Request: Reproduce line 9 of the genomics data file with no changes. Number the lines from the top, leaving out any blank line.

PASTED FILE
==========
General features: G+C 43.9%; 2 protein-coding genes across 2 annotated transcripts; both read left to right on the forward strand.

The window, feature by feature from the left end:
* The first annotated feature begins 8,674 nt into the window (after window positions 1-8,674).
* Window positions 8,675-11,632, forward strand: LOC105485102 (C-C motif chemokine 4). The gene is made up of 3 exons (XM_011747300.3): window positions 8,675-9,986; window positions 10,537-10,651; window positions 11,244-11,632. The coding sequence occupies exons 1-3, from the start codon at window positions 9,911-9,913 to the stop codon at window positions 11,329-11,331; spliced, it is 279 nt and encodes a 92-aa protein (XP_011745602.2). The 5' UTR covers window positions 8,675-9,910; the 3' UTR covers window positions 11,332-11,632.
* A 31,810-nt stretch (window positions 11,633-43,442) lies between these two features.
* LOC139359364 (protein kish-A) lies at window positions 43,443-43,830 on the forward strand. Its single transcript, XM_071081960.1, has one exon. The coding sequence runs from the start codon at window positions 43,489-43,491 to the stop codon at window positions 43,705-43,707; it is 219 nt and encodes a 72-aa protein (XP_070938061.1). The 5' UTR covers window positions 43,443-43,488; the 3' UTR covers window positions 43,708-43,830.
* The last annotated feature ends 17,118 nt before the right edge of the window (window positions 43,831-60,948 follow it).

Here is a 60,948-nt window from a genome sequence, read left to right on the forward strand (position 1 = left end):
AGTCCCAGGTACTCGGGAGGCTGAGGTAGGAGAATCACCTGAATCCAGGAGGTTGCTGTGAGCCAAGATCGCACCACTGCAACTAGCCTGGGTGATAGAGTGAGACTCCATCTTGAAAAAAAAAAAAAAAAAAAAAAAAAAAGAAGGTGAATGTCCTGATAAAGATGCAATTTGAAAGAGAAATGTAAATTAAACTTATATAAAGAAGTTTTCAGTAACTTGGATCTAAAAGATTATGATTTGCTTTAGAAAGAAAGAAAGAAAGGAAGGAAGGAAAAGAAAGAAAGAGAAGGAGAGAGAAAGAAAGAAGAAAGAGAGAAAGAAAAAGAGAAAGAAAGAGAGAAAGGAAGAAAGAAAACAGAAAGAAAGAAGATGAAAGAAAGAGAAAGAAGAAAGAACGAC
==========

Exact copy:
AGTCCCAGGTACTCGGGAGGCTGAGGTAGGAGAATCACCTGAATCCAGGAGGTTGCTGTGAGCCAAGATCGCACCACTGCAACTAGCCTGGGTGATAGAGTGAGACTCCATCTTGAAAAAAAAAAAAAAAAAAAAAAAAAAAGAAGGTGAATGTCCTGATAAAGATGCAATTTGAAAGAGAAATGTAAATTAAACTTATATAAAGAAGTTTTCAGTAACTTGGATCTAAAAGATTATGATTTGCTTTAGAAAGAAAGAAAGAAAGGAAGGAAGGAAAAGAAAGAAAGAGAAGGAGAGAGAAAGAAAGAAGAAAGAGAGAAAGAAAAAGAGAAAGAAAGAGAGAAAGGAAGAAAGAAAACAGAAAGAAAGAAGATGAAAGAAAGAGAAAGAAGAAAGAACGAC